OPINION: Harassed, threatened for being female, the gaming scene is a hostile world

Dec 3, 2021 | Opinion, Tales From Humber

As a kid, I was socially anxious. I didn’t know how to talk to people, so video games were how I expressed myself and made friends.

I began playing at a young age, starting with simple games such as Mario, Nintendogs and Minecraft. They were great for a while, but eventually I got bored and wanted competition.

At 13, after begging my parents for an Xbox, I was introduced to the world of online gaming. I started playing games such as Call of Duty, which is an eye-opener for anyone who isn’t used to the community.

The first thing I heard when I joined the game was vulgar language and screaming. I remember jumping out of my skin at the sound of a man’s loud raspy voice yelling at his team.

Although the game is fun, the gaming community is not a positive place, especially for young girls.

I have a Minecraft YouTube channel that reached more than 20,000 subscribers. While streaming I would experience a lot of harassment because of my gender.

One male viewer would use a dislike bot every time I was live to make it appear as if hundreds of people disliked my stream. I had a conversation with him about it. He told me the reason my platform grew a lot faster than his was because I was a girl, so I didn’t deserve my success.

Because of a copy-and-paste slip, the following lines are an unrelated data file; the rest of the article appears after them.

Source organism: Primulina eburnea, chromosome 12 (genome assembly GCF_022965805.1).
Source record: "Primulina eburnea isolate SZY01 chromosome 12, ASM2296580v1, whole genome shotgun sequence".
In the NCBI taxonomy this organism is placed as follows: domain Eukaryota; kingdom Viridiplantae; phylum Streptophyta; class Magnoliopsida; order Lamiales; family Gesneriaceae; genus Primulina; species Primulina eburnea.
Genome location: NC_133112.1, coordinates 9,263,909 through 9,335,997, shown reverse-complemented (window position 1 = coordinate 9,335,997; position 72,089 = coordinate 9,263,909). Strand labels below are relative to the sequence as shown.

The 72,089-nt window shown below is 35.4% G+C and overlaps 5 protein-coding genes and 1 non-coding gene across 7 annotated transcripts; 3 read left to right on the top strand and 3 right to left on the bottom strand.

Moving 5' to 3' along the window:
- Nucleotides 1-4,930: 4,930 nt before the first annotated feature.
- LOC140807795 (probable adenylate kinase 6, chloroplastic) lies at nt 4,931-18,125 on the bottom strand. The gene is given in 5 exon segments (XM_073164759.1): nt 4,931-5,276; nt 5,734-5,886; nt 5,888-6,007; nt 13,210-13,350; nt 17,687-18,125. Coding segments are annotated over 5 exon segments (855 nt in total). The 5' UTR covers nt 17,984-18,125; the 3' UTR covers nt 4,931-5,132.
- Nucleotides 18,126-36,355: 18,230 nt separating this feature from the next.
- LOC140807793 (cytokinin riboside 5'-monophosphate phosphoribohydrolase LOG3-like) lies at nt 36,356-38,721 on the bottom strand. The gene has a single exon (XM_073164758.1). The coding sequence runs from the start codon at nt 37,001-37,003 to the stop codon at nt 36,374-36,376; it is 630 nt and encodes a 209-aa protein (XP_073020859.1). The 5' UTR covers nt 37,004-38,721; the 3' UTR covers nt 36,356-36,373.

As I got older I found a love for a new game called Valorant.

Throughout my gaming experience I have been mocked, degraded, verbally harassed. I have received death threats, heard so-called jokes about sexually assaulting me when I was just 16.

My information was also leaked online at one point, which resulted in me receiving a lot of threats and being afraid for my safety.

Although none of these threats were followed through, they scared me. I kept it from my parents because I knew if I told them they wouldn’t let me play. So I always had to fight the battles alone.

This took a toll on my mental health. I found myself losing my voice trying to scream over everyone’s sexist remarks. The worst feeling was when my male friends listened to what other boys were saying, but sat back and did nothing because it’s normalized in the community.

Although sexism made it hard, the constant teasing and nagging are what pushed me to get better. I was sick of being told I wasn’t good enough, so I worked on getting better.

I practiced day and night. But the more I improved the worse the abuse got.

I would perform the best in the game and a boy at the bottom of the leaderboard would still be yelling at me, asking: “Why are you not getting your nails done, or shopping?”

It wasn’t all bad.

Although I experienced a lot of harm from the community, I have also met many good people, like my best friend, Sarah, who I have known since I was 13. I also met my boyfriend from playing video games and we have been dating for more than a year.

And with adversity comes lessons.

I came to realize I wasn’t the problem. The community was. No matter how well I performed I would never be fully accepted or welcome.

Now, I take everything I’ve experienced as a woman in a hostile realm as a reminder to treat people kindly, and do my best to make sure others do the same.